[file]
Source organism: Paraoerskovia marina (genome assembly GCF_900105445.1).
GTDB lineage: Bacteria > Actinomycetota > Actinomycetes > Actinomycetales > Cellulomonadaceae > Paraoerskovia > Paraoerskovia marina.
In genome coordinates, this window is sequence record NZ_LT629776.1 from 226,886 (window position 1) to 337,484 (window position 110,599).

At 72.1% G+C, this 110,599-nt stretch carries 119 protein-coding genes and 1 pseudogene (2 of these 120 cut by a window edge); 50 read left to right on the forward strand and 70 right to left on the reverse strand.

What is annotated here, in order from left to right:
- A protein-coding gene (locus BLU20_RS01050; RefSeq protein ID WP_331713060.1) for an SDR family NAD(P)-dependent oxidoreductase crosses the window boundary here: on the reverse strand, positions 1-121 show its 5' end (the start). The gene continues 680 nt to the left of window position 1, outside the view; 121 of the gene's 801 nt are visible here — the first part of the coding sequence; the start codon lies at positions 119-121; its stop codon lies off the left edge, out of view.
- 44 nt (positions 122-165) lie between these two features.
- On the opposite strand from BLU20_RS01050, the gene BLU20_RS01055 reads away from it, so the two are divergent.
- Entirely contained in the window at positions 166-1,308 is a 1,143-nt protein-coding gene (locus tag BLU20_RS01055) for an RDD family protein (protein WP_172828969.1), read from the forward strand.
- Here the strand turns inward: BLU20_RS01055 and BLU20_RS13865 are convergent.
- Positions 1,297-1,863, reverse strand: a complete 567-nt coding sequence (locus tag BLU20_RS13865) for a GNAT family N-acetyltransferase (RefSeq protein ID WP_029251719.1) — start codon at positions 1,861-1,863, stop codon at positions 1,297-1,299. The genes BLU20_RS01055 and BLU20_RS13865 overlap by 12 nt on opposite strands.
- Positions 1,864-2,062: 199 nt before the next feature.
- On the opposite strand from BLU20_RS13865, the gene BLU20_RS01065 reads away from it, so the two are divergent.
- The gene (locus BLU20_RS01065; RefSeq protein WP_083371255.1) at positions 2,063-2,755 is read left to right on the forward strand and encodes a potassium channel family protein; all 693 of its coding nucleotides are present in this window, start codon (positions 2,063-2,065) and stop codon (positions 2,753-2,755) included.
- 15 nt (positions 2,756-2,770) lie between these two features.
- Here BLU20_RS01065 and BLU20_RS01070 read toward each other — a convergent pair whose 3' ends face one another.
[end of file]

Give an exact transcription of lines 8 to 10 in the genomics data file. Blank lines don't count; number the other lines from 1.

- On the opposite strand from BLU20_RS01050, the gene BLU20_RS01055 reads away from it, so the two are divergent.
- Entirely contained in the window at positions 166-1,308 is a 1,143-nt protein-coding gene (locus tag BLU20_RS01055) for an RDD family protein (protein WP_172828969.1), read from the forward strand.
- Here the strand turns inward: BLU20_RS01055 and BLU20_RS13865 are convergent.